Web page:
Books in brief: A hypnotic Czech tale and a nasty virus

Plus: Relationships form the central theme of Seymour Cresswell’s memoir-stories

Yelena Moskovich: in her novel Virtuoso, the newly widowed Aimée suspects she’s being followed by the colour blue

Yelena Moskovich: in her novel Virtuoso, the newly widowed Aimée suspects she’s being followed by the colour blue

 

Virtuoso

By Yelena Moskovich

Serpent’s Tail, £14.99

Reading Virtuoso is an evocative and encompassing experience – you feel the novel in the recess of your mind, sitting there and taunting you with its beguiling timeline, its array of robust female characters who wield dialogue as weapons and its surreal character studies. Here is a story about the people who change us, for better and for worse and life outside of the post-communist Czech Republic. Zorka and Jana meet in Prague in the 1980s as young children. The newly widowed Aimée suspects she is being followed by the colour blue. A teenage American girl tries to free an imprisoned Czech housewife whom she meets on a lesbian internet chatroom. All of these narratives convene in a bar on Rue de Prague in Paris. Although the novel is written in flawless English, evidence of other languages lurks under the surface, which only enhance descriptions and dialogue, bending words and phrases in vivid and hypnotic ways. This is Moskovich’s second novel following The Natashas (2016).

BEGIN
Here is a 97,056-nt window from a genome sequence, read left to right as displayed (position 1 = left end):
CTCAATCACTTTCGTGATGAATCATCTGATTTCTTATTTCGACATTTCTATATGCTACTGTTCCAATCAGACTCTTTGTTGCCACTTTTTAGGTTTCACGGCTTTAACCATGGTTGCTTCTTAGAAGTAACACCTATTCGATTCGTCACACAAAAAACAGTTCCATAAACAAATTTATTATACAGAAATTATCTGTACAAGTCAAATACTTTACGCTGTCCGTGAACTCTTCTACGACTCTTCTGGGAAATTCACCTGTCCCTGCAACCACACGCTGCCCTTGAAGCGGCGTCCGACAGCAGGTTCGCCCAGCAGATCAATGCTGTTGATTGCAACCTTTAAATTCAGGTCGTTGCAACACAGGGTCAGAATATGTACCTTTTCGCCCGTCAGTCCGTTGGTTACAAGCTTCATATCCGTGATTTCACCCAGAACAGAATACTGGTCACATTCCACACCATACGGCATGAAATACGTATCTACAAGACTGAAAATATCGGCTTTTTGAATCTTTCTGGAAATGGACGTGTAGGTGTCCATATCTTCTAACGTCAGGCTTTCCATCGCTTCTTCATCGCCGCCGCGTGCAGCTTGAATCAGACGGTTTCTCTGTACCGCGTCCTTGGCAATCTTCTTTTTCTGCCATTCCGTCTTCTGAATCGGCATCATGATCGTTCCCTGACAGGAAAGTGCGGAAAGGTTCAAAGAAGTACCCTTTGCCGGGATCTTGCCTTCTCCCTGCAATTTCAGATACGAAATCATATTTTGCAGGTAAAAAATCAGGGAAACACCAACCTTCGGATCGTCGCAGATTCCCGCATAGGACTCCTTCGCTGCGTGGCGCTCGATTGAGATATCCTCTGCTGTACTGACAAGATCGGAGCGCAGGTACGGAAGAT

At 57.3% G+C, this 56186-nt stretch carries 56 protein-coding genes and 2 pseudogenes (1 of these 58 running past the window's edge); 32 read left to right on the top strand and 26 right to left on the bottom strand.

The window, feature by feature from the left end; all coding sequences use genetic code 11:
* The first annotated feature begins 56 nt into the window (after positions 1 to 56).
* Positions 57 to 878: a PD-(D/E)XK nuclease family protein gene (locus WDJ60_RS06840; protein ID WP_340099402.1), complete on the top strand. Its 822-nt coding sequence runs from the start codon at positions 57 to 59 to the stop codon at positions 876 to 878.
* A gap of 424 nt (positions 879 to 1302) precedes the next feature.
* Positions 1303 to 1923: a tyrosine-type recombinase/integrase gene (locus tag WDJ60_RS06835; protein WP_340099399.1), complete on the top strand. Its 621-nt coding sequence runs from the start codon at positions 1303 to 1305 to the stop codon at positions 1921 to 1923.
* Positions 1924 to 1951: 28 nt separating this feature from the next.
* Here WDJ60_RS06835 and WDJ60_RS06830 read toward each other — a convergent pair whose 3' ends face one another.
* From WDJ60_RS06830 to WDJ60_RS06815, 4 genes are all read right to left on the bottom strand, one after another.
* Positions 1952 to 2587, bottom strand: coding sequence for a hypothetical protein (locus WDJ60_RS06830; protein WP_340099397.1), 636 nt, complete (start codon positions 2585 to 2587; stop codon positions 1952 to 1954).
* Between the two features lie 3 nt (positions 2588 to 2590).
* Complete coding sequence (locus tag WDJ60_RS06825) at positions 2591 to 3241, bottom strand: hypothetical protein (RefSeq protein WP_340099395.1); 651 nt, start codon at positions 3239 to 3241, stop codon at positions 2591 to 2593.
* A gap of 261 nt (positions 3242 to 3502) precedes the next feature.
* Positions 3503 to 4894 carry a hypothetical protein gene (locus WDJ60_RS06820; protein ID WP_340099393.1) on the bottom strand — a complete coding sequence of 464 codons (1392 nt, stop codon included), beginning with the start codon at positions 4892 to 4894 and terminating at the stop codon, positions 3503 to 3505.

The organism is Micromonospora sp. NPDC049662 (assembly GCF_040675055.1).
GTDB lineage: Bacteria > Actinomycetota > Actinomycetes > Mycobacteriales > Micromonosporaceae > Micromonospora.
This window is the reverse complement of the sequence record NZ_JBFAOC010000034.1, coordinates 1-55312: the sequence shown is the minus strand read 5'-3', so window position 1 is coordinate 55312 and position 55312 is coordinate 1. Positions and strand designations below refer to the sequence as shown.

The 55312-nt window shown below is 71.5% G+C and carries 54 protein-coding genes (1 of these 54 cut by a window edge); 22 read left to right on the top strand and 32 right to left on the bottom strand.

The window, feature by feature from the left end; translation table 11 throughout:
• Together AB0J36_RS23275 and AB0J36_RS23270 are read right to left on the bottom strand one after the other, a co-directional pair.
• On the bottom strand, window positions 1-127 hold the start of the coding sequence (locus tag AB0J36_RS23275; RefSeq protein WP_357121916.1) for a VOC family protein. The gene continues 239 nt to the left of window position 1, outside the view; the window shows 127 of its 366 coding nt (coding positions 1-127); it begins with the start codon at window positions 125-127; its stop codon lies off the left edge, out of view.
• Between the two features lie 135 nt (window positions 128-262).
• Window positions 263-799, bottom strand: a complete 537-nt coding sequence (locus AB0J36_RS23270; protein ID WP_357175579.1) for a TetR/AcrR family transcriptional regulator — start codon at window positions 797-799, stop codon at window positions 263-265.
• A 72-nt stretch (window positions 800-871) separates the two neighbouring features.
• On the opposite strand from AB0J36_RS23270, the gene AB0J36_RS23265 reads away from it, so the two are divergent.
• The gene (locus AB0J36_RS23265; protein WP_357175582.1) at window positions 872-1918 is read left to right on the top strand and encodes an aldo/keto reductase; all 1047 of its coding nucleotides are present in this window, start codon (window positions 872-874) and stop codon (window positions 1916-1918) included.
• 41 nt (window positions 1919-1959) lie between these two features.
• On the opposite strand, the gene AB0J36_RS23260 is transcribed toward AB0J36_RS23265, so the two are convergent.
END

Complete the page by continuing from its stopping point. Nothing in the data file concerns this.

Mia Colleran

Tentacle

By Rita Indiana

And Other Stories, £8.99

By the second paragraph of Tentacle, a man has dropped dead from a virus, his body collected by a machine outside the house where Acilde Figueroa works as a maid, in a post-apocalyptic Santo Domingo. This sets the pace for a story that careens through time and space but keeps you holding on. Acilde has been chosen to save the world and must go back in time if she is to stop the destruction of marine life, and the extinction of humanity. Crucial to the story is her transformation into a man with the help of a modern drug, Rainbow Brite, and the ancient power of a sea anemone – part science, part Yoruba ritual. Visual art is an engine in the book, adding to a psychedelic quality, which is perhaps enriched by being translated from Spanish by Achy Obejas. Indiana covers much ground at speed in this novel, from the terrors of climate change to explorations of gender, power and poverty. It’s a joyride of speculative fiction, folklore and odyssey – writing that comes at you fast, with sharp corners.

Ruth McKee

A Present of an Orange

By Seymour Cresswell

Coquette, €10

Relationships form the central theme of these memoir-stories. The author writes of his relationships with his parents, his wife, his children and his friends. The son-father relationship stories stand out. The title story captures a tender moment as the nine-year-old son spends his first night on a boat with his father. In Right of Way, the adolescent son resents crewing for his father but admires his sailing ability and the equanimity with which he accepts disqualification from a race he was about to win. Mending a Rib, about the author’s complex relationship with his father, is the most tender and revealing story. A Dog at Christmas, Batteries Included and The Slippery Slopes will certainly make you laugh. This Is Hell nicely mixes the narrator’s role in an amateur production of Dr Faustus with his awful job as a conveyancing solicitor. Billy’s Will is a shocking and sad story and very unlike the rest. Keen description, telling images and lively storytelling make this a memorable read.

Brian Maye

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